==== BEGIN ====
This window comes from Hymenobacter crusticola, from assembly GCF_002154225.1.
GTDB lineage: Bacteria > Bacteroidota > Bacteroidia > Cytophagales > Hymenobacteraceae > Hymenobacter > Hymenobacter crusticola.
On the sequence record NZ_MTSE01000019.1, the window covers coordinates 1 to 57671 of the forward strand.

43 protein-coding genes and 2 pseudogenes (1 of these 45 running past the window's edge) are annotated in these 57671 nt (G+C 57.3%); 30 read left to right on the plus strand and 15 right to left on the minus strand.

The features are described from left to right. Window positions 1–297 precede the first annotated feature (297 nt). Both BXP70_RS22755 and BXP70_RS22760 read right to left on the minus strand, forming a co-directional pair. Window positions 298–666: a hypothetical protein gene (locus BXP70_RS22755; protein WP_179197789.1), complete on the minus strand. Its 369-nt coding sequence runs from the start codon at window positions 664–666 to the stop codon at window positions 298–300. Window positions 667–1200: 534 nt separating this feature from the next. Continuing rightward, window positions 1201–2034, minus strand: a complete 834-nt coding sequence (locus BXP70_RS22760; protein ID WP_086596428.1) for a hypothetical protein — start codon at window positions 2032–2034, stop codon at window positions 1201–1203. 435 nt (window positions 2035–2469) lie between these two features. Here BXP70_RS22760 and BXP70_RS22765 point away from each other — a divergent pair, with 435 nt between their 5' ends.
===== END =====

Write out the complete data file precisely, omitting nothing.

This window comes from Hymenobacter crusticola, from assembly GCF_002154225.1.
GTDB lineage: Bacteria > Bacteroidota > Bacteroidia > Cytophagales > Hymenobacteraceae > Hymenobacter > Hymenobacter crusticola.
On the sequence record NZ_MTSE01000019.1, the window covers coordinates 1 to 57671 of the forward strand.

43 protein-coding genes and 2 pseudogenes (1 of these 45 running past the window's edge) are annotated in these 57671 nt (G+C 57.3%); 30 read left to right on the plus strand and 15 right to left on the minus strand.

The features are described from left to right. Window positions 1–297 precede the first annotated feature (297 nt). Both BXP70_RS22755 and BXP70_RS22760 read right to left on the minus strand, forming a co-directional pair. Window positions 298–666: a hypothetical protein gene (locus BXP70_RS22755; protein WP_179197789.1), complete on the minus strand. Its 369-nt coding sequence runs from the start codon at window positions 664–666 to the stop codon at window positions 298–300. Window positions 667–1200: 534 nt separating this feature from the next. Continuing rightward, window positions 1201–2034, minus strand: a complete 834-nt coding sequence (locus BXP70_RS22760; protein ID WP_086596428.1) for a hypothetical protein — start codon at window positions 2032–2034, stop codon at window positions 1201–1203. 435 nt (window positions 2035–2469) lie between these two features. Here BXP70_RS22760 and BXP70_RS22765 point away from each other — a divergent pair, with 435 nt between their 5' ends.